Thursday, June 28, 2007


Caffeine is a legal stimulant which can be an endurance aid for activities of > 30 minutes duration. It is a member of a group of compounds called methylxanthines found naturally in coffee beans, tea leaves, chocolate, cocoa beans, guarana, and cola (kola) nuts and similar to the asthma medication theophylline.

During prolonged exercise, the onset of fatigue correlates closely with the depletion of muscle glycogen stores (and is delayed if glycogen is spared). The metabolism of free fatty acids (FFA) as an alternative energy source can lead to decreased use of muscle glycogen. Caffeine can increase blood FFAs, and it is felt that this is its major method of action. In one study, caffeine produced a 50% increase in FFA at 3 to 4 hours. This effect was seen after 300 mg of caffeine (an average 6 ounce cup of brewed coffee contains 100 - 150 mg of caffeine but a Starbuck's 8 oz cup contrains 250 mg!).

There is speculation that some of its benefits may also be related to its central nervous system effect as a stimulant, and a recent study has demonstrated a direct positive effect on the muscle fiber itself via a mobilization of calcium from the sarcoplasmic reticulum with a reported 7% increase in power output over a 6 second cycle exercise task.

In one controlled study, subjects were able to perform for 90 minutes to fatigue as compared to 75 minutes in controls (a 20% increase) after the drinking the equivalent of 3 cups of coffee or 6 caffeinated colas 1 hour before, even though values for heart rate and oxygen uptake were similar in both groups. Another study, looking at performance with acute altitude change (4300 meters), demonstrated a 50% increase in performance with caffeine supplements. How this would help at lesser elevations, riding in the Rocky Mountains for example, is not clear.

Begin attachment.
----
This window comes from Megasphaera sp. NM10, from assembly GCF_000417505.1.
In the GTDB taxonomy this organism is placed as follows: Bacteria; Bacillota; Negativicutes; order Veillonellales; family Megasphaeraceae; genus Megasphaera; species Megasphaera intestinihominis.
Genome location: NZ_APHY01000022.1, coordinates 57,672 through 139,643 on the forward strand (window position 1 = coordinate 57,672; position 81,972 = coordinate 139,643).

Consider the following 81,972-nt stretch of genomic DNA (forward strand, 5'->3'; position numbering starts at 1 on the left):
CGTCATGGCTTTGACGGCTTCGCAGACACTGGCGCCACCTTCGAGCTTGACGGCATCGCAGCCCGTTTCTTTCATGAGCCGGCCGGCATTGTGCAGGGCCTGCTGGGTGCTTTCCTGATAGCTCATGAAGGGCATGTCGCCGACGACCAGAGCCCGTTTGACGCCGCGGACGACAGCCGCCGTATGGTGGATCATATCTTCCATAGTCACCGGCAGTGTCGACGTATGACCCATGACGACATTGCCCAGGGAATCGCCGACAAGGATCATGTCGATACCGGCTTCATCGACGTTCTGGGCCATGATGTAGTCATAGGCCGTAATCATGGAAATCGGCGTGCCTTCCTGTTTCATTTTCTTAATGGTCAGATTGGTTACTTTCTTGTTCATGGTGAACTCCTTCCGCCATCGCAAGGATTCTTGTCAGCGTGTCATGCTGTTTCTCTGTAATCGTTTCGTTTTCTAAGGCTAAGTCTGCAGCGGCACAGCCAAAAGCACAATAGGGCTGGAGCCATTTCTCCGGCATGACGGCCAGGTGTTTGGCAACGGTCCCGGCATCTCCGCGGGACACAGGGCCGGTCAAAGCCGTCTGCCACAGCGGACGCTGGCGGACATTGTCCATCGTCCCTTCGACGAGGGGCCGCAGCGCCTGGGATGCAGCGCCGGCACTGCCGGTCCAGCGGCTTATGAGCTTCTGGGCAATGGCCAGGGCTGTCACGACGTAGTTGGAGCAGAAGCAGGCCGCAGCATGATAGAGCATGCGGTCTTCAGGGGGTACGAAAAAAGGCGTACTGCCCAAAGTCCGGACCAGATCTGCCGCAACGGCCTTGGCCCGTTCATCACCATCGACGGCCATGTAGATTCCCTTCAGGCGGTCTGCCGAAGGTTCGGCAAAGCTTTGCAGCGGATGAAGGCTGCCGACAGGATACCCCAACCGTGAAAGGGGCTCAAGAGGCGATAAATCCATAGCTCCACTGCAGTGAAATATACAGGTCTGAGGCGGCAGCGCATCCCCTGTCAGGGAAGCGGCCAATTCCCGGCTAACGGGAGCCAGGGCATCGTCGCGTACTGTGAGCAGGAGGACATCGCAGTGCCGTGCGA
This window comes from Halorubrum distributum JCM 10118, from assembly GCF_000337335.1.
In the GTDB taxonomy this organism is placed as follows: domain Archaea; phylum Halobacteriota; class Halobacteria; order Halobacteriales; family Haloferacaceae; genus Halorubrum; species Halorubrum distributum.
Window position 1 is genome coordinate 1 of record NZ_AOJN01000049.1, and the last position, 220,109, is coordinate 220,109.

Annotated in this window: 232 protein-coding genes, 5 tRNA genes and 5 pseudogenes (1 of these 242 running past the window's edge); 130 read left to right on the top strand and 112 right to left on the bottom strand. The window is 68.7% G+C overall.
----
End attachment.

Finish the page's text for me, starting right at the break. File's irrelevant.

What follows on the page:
The suggested dose of caffeine for the recreational rider is 5 mg per kg of body weight (range 3 - 9 mg/kg) taken 1 hour before the ride although some riders take smaller doses periodically throughout the ride itself.

But there are potential side effects. Caffeine can cause headaches, insomnia, and nervous irritability. In addition it is a diuretic (can cause an increase in urinary water loss) and can lead to dehydration. However the biggest negative is that in high concentrations it is considered a drug and is banned by the US Olympic Committee and US Cycling Federation (to exceed the US cycling Federation's legal limit for caffeine - urine concentration of 12 micrograms/ml - one would have to ingest 600 mg of caffeine (6 cups of coffee) and have a urine test within 2 to 3 hours). Fortunately the ergogenic effects can be achieved well below these limits.

Habitual use will induce tolerance so a period of abstinence is recommended for several weeks before the event. The bottom line is that most endurance athletes consider caffeine useful if used correctly.

Source: Cycling Performance Tips/ photo courtesy of


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